Introduction to Mineral Equilibria
University of North Dakota
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- Scientific Accuracy
- Alignment of Learning Goals, Activities, and Assessments
- Pedagogic Effectiveness
- Robustness (usability and dependability of all components)
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This page first made public: Jan 17, 2006
Used this activity? Share your experiences and modifications
This activity features a short problem set to be used in class. It helps focus the discussion, while providing a starting point for an introduction to mineral reactions and phase diagrams.
I use this project in an undergraduate Petrology class. The class is taught in a studio format. The students form groups to do projects and work on problem sets such as this one in class. After we compare answers the solutions are used to segue into the next activity.
Skills and concepts that students must have mastered
Before the students attempt this activity, instructors should discuss the phase rule, explain what P, C and F are, detail how many degrees of freedom correspond to a reaction, describe an invariant point, etc. Students will also need some explanation about how to plot compositions on a ternary diagram.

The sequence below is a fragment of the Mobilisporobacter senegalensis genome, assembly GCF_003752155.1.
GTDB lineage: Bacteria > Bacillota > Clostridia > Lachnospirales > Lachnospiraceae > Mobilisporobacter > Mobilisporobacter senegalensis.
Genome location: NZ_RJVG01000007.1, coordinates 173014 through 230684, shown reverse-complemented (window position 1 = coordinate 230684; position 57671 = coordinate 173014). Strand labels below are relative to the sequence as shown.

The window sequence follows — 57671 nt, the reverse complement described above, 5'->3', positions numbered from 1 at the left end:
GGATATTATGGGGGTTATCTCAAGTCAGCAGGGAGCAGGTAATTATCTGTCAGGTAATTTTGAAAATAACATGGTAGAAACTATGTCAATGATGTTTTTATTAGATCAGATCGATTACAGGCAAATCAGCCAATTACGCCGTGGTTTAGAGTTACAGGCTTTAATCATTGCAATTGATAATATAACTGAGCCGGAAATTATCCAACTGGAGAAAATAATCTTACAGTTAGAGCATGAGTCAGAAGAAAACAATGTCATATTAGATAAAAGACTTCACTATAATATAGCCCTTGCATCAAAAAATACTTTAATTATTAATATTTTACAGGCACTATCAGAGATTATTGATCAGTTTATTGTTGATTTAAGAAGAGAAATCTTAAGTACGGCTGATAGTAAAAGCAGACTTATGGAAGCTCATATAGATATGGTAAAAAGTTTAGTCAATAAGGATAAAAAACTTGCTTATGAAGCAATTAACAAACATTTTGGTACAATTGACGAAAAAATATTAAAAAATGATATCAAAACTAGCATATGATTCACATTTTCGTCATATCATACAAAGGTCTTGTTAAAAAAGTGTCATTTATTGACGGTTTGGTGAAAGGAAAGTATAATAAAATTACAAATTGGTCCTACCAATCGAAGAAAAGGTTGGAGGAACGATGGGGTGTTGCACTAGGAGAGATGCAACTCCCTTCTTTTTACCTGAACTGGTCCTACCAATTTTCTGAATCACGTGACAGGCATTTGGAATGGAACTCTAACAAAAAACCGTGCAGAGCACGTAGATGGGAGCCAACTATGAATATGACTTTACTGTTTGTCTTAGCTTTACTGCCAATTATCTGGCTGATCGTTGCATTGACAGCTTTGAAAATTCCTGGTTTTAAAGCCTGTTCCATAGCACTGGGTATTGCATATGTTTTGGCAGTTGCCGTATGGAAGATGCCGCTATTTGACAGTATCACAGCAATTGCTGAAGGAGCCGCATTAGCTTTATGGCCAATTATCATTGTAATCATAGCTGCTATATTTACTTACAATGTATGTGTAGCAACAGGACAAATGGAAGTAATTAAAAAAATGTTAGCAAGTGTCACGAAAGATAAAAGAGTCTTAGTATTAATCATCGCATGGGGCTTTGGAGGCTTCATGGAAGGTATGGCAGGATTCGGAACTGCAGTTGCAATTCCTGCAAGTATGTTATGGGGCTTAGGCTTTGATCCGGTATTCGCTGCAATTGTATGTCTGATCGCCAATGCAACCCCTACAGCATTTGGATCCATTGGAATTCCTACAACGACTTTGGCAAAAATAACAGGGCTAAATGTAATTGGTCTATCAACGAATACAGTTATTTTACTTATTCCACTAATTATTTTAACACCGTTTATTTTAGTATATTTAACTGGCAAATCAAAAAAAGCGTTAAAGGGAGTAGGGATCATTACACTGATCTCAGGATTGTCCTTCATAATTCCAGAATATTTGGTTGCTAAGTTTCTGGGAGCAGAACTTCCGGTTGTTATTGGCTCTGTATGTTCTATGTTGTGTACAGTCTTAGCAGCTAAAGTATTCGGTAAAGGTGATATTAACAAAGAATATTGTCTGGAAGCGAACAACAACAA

How the activity is situated in the course
This is an introductory problem set to get students thinking about mineral equilibria. It precedes most lecturing on the subject.
Content/concepts goals for this activity
After completing this exercise, students should be able to:
-Plot mineral compositions on a ternary diagram.
-Apply the phase rule to determine how many minerals may coexist under what conditions.
-Use a phase diagram to determine the conditions where a particular minerals assemblage is stable.
Higher order thinking skills goals for this activity
The project involves visualization and extrapolation.
Other skills goals for this activity
Description of the activity/assignment
This is short problem set to be used in class. It helps focus discussion, while providing a starting point for discussing mineral reactions and phase diagrams. Students are exposed to ternary composition diagrams and to phase diagrams. They are also introduced to the phase rule, although in quite a superficial way.
Determining whether students have met the goals
Simple-if they complete it, they have met the goals. They do not have to get the correct answers because that is what the plenary wrap-up is about.
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